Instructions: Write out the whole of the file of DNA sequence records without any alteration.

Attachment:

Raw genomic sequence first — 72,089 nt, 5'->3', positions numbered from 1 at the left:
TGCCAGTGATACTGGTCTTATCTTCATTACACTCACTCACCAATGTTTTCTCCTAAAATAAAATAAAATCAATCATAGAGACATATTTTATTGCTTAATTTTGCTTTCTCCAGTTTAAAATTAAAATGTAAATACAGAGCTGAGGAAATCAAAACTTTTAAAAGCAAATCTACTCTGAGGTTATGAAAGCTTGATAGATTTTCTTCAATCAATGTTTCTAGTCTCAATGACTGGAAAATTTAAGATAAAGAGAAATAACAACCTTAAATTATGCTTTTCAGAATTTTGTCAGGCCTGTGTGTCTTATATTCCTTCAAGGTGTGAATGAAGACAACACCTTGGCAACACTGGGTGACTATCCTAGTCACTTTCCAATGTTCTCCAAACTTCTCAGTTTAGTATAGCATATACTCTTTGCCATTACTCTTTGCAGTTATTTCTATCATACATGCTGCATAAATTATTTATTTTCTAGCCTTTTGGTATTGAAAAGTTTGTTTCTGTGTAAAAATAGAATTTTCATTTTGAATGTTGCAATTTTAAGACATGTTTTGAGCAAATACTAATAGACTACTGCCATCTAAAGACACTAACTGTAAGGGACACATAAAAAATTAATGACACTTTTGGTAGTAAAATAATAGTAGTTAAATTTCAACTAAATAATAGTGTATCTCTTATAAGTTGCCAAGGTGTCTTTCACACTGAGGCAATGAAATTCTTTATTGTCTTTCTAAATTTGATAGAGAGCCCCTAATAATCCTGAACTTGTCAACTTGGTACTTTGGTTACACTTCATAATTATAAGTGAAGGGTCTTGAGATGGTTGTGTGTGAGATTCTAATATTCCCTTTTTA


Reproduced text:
Raw genomic sequence first — 72,089 nt, 5'->3', positions numbered from 1 at the left:
TGCCAGTGATACTGGTCTTATCTTCATTACACTCACTCACCAATGTTTTCTCCTAAAATAAAATAAAATCAATCATAGAGACATATTTTATTGCTTAATTTTGCTTTCTCCAGTTTAAAATTAAAATGTAAATACAGAGCTGAGGAAATCAAAACTTTTAAAAGCAAATCTACTCTGAGGTTATGAAAGCTTGATAGATTTTCTTCAATCAATGTTTCTAGTCTCAATGACTGGAAAATTTAAGATAAAGAGAAATAACAACCTTAAATTATGCTTTTCAGAATTTTGTCAGGCCTGTGTGTCTTATATTCCTTCAAGGTGTGAATGAAGACAACACCTTGGCAACACTGGGTGACTATCCTAGTCACTTTCCAATGTTCTCCAAACTTCTCAGTTTAGTATAGCATATACTCTTTGCCATTACTCTTTGCAGTTATTTCTATCATACATGCTGCATAAATTATTTATTTTCTAGCCTTTTGGTATTGAAAAGTTTGTTTCTGTGTAAAAATAGAATTTTCATTTTGAATGTTGCAATTTTAAGACATGTTTTGAGCAAATACTAATAGACTACTGCCATCTAAAGACACTAACTGTAAGGGACACATAAAAAATTAATGACACTTTTGGTAGTAAAATAATAGTAGTTAAATTTCAACTAAATAATAGTGTATCTCTTATAAGTTGCCAAGGTGTCTTTCACACTGAGGCAATGAAATTCTTTATTGTCTTTCTAAATTTGATAGAGAGCCCCTAATAATCCTGAACTTGTCAACTTGGTACTTTGGTTACACTTCATAATTATAAGTGAAGGGTCTTGAGATGGTTGTGTGTGAGATTCTAATATTCCCTTTTTA